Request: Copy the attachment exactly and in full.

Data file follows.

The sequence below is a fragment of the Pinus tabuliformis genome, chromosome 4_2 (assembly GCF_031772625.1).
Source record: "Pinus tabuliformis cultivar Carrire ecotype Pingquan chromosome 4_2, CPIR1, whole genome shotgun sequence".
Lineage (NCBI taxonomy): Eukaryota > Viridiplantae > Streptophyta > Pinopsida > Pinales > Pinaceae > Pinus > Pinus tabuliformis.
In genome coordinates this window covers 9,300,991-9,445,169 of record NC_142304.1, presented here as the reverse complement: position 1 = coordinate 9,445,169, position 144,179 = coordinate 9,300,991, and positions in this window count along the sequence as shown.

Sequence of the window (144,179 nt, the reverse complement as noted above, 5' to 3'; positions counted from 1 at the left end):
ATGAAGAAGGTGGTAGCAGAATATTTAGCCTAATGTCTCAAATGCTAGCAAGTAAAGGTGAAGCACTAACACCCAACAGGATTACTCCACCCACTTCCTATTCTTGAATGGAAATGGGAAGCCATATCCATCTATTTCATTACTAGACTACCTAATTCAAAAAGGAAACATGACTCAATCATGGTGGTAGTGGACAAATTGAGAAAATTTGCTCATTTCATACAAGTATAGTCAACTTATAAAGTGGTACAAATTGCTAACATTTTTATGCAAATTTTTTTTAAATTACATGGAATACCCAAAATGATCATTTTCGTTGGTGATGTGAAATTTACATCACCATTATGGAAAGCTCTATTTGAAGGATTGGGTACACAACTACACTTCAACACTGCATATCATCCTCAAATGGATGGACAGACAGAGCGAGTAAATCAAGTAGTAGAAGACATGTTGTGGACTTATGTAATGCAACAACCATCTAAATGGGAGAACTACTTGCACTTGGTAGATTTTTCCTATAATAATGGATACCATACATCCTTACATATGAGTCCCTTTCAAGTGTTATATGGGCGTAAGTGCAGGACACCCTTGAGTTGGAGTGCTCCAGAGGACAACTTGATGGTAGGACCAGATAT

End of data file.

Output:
The sequence below is a fragment of the Pinus tabuliformis genome, chromosome 4_2 (assembly GCF_031772625.1).
Source record: "Pinus tabuliformis cultivar Carrire ecotype Pingquan chromosome 4_2, CPIR1, whole genome shotgun sequence".
Lineage (NCBI taxonomy): Eukaryota > Viridiplantae > Streptophyta > Pinopsida > Pinales > Pinaceae > Pinus > Pinus tabuliformis.
In genome coordinates this window covers 9,300,991-9,445,169 of record NC_142304.1, presented here as the reverse complement: position 1 = coordinate 9,445,169, position 144,179 = coordinate 9,300,991, and positions in this window count along the sequence as shown.

Sequence of the window (144,179 nt, the reverse complement as noted above, 5' to 3'; positions counted from 1 at the left end):
ATGAAGAAGGTGGTAGCAGAATATTTAGCCTAATGTCTCAAATGCTAGCAAGTAAAGGTGAAGCACTAACACCCAACAGGATTACTCCACCCACTTCCTATTCTTGAATGGAAATGGGAAGCCATATCCATCTATTTCATTACTAGACTACCTAATTCAAAAAGGAAACATGACTCAATCATGGTGGTAGTGGACAAATTGAGAAAATTTGCTCATTTCATACAAGTATAGTCAACTTATAAAGTGGTACAAATTGCTAACATTTTTATGCAAATTTTTTTTAAATTACATGGAATACCCAAAATGATCATTTTCGTTGGTGATGTGAAATTTACATCACCATTATGGAAAGCTCTATTTGAAGGATTGGGTACACAACTACACTTCAACACTGCATATCATCCTCAAATGGATGGACAGACAGAGCGAGTAAATCAAGTAGTAGAAGACATGTTGTGGACTTATGTAATGCAACAACCATCTAAATGGGAGAACTACTTGCACTTGGTAGATTTTTCCTATAATAATGGATACCATACATCCTTACATATGAGTCCCTTTCAAGTGTTATATGGGCGTAAGTGCAGGACACCCTTGAGTTGGAGTGCTCCAGAGGACAACTTGATGGTAGGACCAGATAT